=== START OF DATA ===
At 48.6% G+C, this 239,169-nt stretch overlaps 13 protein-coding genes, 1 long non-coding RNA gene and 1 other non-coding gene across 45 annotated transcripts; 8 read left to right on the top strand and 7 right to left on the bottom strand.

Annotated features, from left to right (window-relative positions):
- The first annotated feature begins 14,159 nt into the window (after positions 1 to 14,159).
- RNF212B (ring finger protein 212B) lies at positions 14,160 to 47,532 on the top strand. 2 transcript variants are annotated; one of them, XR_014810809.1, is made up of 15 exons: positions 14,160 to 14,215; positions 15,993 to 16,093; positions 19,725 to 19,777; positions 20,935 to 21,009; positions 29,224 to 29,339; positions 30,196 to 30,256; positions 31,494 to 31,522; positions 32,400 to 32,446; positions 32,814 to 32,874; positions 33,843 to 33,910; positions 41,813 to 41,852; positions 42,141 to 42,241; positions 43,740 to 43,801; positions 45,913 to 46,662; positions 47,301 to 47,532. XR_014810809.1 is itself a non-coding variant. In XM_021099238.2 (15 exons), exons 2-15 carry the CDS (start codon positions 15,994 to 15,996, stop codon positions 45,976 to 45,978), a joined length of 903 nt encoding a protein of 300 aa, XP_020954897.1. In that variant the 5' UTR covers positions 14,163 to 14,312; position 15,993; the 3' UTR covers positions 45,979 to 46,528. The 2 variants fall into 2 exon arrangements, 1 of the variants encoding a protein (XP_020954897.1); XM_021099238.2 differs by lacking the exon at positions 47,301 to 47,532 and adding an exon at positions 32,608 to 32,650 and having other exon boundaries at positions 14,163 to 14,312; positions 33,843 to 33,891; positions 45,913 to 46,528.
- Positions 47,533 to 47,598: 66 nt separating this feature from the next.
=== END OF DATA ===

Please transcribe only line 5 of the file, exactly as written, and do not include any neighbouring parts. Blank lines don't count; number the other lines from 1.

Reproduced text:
- Positions 47,533 to 47,598: 66 nt separating this feature from the next.